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  1. Couples That Split Childcare Duties Have Higher Quality Relationships and Sex Lives

    Heterosexual couples that split childcare duties have higher quality relationships and sex lives than those who don't, according to new research that will be presented at the 110th Annual Meeting of the American Sociological Association (ASA). 

  2. Majority of Young Women and Men Prefer Egalitarian Relationships, Study Shows

    The majority of young women and men today would prefer an egalitarian relationship in which work and family responsibilities are shared equally between partners if that possibility were available to them, according to a new study from the University of Texas at Austin and the University of California-Santa Barbara.

  3. States With Punitive Justice Systems Have Higher Rates of Foster Care, Study Finds

    The number of children in foster care across the country is driven not solely by child abuse and neglect, but by states' varying politics and approaches to social problems, a new University of Washington (UW) study finds.

    States with more punitive criminal justice systems tend to remove children from their homes far more frequently than those with generous welfare programs — meaning that two states with similar rates of child abuse and neglect could have very different rates of foster care entry.

  4. Study Explores Why There Is No Labor Party in the United States

    The improbable rise of Bernie Sanders' presidential campaign presents an interesting question: why is Sanders, a self-proclaimed "democratic socialist," running as a Democrat? "In any other industrialized country, Sanders would likely be the standard-bearer for a labor or social democratic party," said McGill University sociologist Barry Eidlin, whose new study appears in the June issue of the American Sociological Review. "But the U.S. famously lacks such a party."

  5. Study Examines Families’ Journeys to Accepting Transgender Children, Mothers Play Key Advocacy Role

    A tiny hair barrette and an anguished moment marked the turning point for one mother in coming to fully accept that her child, who was born a boy, was a transgender girl.

    Quinn had expressed a preference for girls’ clothing and accessories at a young age, but Jessica and her husband, Steve, would not allow her to wear them outside their home.

    One day, picking her up from school, Jessica watched Quinn quickly remove a barrette from her hair and slip it into her pocket, ashamed that her mother might have seen.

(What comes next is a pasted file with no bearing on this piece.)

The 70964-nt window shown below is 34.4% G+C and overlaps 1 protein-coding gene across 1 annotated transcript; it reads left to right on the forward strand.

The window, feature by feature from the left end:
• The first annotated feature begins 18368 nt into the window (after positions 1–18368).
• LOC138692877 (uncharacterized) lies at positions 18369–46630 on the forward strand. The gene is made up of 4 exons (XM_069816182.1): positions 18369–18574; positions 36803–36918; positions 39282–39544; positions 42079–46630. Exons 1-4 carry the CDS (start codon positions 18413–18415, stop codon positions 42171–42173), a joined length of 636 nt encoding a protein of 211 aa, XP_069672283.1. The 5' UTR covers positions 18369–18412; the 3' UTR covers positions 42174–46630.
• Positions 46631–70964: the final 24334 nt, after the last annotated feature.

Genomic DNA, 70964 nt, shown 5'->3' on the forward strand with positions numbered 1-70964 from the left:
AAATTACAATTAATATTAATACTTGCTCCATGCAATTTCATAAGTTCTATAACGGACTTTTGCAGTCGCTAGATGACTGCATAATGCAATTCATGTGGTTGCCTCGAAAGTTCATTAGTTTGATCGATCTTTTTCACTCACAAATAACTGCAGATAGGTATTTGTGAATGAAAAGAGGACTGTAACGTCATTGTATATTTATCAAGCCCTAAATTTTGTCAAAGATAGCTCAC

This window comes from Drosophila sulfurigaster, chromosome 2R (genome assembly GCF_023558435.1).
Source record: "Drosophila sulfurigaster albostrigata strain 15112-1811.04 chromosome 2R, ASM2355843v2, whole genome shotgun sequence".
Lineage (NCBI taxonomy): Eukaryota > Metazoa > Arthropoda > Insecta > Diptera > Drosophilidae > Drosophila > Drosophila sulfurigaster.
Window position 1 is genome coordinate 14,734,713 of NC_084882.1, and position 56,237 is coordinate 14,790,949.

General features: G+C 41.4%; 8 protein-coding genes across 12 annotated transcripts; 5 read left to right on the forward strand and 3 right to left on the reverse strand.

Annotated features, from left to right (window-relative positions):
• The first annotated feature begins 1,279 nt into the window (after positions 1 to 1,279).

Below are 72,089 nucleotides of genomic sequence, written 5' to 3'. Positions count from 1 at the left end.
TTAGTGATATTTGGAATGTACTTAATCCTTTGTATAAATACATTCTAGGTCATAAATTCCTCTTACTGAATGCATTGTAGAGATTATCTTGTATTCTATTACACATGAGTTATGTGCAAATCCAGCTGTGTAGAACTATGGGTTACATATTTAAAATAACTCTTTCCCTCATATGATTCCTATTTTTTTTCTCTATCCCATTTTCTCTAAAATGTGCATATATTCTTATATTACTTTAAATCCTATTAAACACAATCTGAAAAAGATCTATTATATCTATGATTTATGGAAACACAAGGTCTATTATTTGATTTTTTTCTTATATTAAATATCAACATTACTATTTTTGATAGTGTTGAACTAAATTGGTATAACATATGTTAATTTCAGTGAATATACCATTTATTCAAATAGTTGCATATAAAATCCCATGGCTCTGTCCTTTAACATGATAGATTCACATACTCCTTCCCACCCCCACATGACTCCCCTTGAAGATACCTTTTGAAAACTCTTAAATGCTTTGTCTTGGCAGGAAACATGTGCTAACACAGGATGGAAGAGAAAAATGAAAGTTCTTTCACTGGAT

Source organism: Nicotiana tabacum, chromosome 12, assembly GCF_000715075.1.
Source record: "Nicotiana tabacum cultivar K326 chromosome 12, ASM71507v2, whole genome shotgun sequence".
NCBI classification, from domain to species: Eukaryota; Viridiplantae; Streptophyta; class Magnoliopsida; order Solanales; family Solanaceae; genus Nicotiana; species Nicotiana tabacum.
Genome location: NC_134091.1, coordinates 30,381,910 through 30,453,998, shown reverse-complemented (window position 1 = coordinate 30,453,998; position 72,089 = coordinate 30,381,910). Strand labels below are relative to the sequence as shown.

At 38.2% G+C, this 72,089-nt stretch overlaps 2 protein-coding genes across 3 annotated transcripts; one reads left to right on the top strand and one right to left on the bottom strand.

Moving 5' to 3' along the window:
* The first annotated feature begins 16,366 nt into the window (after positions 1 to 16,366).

6. The Ecstatic Edge of Politics: Sociology and Donald Trump

    "As the United States prepares for the upcoming presidential election, Arlie Hochschild’s essay, “The Ecstatic Edge of Politics: Sociology and Donald Trump,” provides valuable insight into the emotional dynamics that underpin the political perceptions of Trump supporters. Hochschild’s account provides new perspective on the causes of the disenchantment experienced by large sections of the voting population and the particular nature of Donald Trump’s charismatic appeal to them." -  Michael Sauder, editor, Contemporary Sociology

  7. Income Inequality Leads Millennials to Start Families before Marriage

    Rising income inequality, and the resulting scarcity of certain types of jobs, is a key reason a growing number of young Americans are having babies before getting married.

  8. The New Politics of Masculinity and Migration

    We’ve never seen a presidential election season like this one. So much is noteworthy, including the first female U.S. presidential candidate, but there is a strong need to address an issue that has not been sufficiently underscored: how Donald Trump’s campaign is fueled by the articulation of misogyny and xenophobia.

  9. Taking Time-Off Work to Raise Children is Damaging to the Careers of Highly Skilled, High Earning Women

    Mothers who leave work to raise children often sacrifice more than the pay for their time off; when they come back their wages reflect lost raises, according to a new study by Paula England, Professor of Sociology at New York University.

  10. Protests with Many Participants and Unified Message Most Likely to Influence Politicians, Study Suggests

    Protests that bring many people to the streets who agree among themselves and have a single message are most likely to influence elected officials, suggests a new study.

    “We found that features of a protest can alter the calculations of politicians and how they view an issue,” said Ruud Wouters, an assistant professor of political communication and journalism at the University of Amsterdam and the lead author of the study. “More specifically, the number of participants and unity are the characteristics of a protest that have the greatest ability to change politicians’ opinions.”